Berlin nonprofit sends hundreds of care packages to soldiers overseas

Berlin nonprofit sends hundreds of care packages to soldiers overseas

reporter photo

By Devin Leith-Yessian

BERLIN — So many volunteers contributed to Hero Boxes this year that the non-profit was able to pack over a hundred more care packages than they expected to soldiers serving overseas.

"Originally we were supposed to pack 500 boxes, but because of the outpouring of love from our community, we packed 607," said Karen Cote, who started sending care packages to her son’s unit while he was stationed in Kuwait in 2015. She said nearly 1,000 volunteers came to the Veterans of Foreign Wars Post 511 in New Britain on Nov. 9 in the three hours the event ran for.

The flood of boxes means she’ll be sending packages to more soldiers than ever before — nine soldiers in Iraq and Afghanistan will be receiving them to distribute across their units. Cote said one family stood out this year after Berlin-resident Lori Clayette came to the non-profit’s seasonal headquarters at 1041 Farmington Ave. in tears, speaking about how impactful it was to see the support. Clayette’s son Peter Clayette is serving in Afghanistan, where she can hear gunfire in the backdrop of his phone calls home.

"We have our young men and women serving over there and they're in danger. They're away for the holidays and it's brutal. I don't know — I'm not a veteran, I was never a soldier — but I know as a mom what it was like for my son to be away during the holidays," Cote said.

Speaking at Berlin High School during its Veterans’ Day ceremony on Nov. 11, Cote said she’s planning a campaign to reduce the shipping cost for sending care packages to soldiers overseas. She brought petitions with her for attendees to sign and will be traveling to Washington D.C. in December to speak with legislators.

"One of the problems we run into is last year we sent 400 boxes, it cost us $11,000. Anybody here see a problem with that? Yeah, I do. I talked to a military young wife. She said that her husband begs her not to send any boxes, because it costs too much money. Anybody see a problem with that?" she said.

This was the first year the packing date for the boxes was moved from Thanksgiving, a change Cote said allows them to deliver items that can’t be shipped, like aerosol or shampoo, to veterans at the Newington and Rocky Hill veterans hospitals. It will now always be held the Saturday before Veterans’ Day, when students from BHS’ Upbeat club will deliver the gift bags to the hospitals.

Volunteers arriving at the VFW Saturday were greeted by active duty soldiers, handed a box to fill with supplies, and channeled along the walls to collect items for their boxes from tables with labels like chips, socks, drink enhancers and protein. Cote and a cadre of volunteers spent weeks collecting donations, organizing them and partitioning them into the bags, which soldiers can also reuse to keep equipment dry.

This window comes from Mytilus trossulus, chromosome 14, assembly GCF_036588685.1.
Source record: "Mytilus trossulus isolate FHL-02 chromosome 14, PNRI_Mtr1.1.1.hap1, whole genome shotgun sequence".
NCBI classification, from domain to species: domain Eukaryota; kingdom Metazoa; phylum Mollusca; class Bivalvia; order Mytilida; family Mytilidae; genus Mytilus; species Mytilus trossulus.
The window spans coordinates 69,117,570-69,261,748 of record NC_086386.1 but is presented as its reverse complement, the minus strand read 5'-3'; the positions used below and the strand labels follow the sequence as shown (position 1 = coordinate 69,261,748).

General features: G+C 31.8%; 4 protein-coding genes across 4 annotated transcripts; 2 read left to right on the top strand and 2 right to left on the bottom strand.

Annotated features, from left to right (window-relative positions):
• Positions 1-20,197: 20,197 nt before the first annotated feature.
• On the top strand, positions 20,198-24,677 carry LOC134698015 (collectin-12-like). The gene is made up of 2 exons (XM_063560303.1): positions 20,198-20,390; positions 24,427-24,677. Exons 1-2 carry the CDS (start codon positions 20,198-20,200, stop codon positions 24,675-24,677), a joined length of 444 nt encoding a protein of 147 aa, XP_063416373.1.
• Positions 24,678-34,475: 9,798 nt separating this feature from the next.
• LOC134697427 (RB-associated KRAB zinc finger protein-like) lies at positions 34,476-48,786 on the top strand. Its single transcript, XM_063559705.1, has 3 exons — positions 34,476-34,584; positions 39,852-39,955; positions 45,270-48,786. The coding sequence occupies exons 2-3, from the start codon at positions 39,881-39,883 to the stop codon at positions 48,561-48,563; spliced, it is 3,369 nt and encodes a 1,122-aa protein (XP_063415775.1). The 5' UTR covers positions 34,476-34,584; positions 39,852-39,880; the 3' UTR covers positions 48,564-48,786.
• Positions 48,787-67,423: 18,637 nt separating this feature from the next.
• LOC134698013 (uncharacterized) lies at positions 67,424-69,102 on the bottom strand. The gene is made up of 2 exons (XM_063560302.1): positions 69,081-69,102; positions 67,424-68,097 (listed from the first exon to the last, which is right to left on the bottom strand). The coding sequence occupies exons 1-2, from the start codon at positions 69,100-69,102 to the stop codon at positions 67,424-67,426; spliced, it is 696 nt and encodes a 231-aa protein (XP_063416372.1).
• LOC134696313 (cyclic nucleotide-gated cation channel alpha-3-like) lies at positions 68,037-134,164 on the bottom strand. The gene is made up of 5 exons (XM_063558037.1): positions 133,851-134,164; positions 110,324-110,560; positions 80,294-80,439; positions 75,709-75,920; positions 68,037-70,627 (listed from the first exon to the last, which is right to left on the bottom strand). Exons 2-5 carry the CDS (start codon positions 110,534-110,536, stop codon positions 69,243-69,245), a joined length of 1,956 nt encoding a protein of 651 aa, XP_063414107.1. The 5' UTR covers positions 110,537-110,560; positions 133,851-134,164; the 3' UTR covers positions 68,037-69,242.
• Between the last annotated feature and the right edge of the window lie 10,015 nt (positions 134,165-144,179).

From there, they’re given pre-cut sheets of wrapping paper and have their picture taken on a polaroid, which is included in the care packages, so soldiers can identify with those thinking of them back home.

“We gift wrap the items in the boxes, as silly as it sounds to gift wrap razors and deodorant, it's something for them to open up," Cote said.

Vietnam veteran Don Austin said it was overwhelming for him to see the support for today’s soldiers after the animosity his generation of troops received when coming home. “I wish I could’ve had it in my time,” he said. 

Part of a line of veterans set up behind a bank of tables in front of the stage, Austin received packaged boxes from volunteers and placed a note on top of the gift-wrapped supplies and taped it all shut. Often families paused after handing him their package to shake his hand and thank him for his service.

“It’s overwhelming and it gets bigger and bigger,” he said.

Looking across the hall from his post at the door greeting volunteers as they arrived, Army Staff Sergeant Charles Jenkins said he was seeing what veterans like Austin deserved in their time.

“It’s very heavy on the heart to be able to participate in such a heartfelt community event where people contribute their own time,” to help people overseas who they’ve never met, he said.

It also gives residents a sense of accomplishment and purpose, while strengthening the community’s camaraderie, he added.

Gulf War veteran Mike Buchholz said he was proud to be able to give back to today’s soldiers and spend time with fellow veterans in a place that they can be open about their service.

“I think as a veteran you typically don’t talk about your service time unless your with veterans,” he said.

He was especially happy to be packing his care package along his family for the second year. “It’s important for the kids to get that pride in country,” he said. “ … My kids are little patriots.”


Twitter: @leith_yessian